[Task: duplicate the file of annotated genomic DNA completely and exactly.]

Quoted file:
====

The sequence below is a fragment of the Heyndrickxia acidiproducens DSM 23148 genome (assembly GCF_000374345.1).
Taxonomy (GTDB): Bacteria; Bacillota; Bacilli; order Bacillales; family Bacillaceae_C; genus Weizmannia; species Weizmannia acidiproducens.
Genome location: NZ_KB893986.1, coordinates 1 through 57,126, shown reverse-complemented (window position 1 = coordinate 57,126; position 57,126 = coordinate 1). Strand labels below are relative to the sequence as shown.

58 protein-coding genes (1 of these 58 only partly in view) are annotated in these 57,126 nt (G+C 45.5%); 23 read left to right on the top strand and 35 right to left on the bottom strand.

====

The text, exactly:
The sequence below is a fragment of the Heyndrickxia acidiproducens DSM 23148 genome (assembly GCF_000374345.1).
Taxonomy (GTDB): Bacteria; Bacillota; Bacilli; order Bacillales; family Bacillaceae_C; genus Weizmannia; species Weizmannia acidiproducens.
Genome location: NZ_KB893986.1, coordinates 1 through 57,126, shown reverse-complemented (window position 1 = coordinate 57,126; position 57,126 = coordinate 1). Strand labels below are relative to the sequence as shown.

58 protein-coding genes (1 of these 58 only partly in view) are annotated in these 57,126 nt (G+C 45.5%); 23 read left to right on the top strand and 35 right to left on the bottom strand.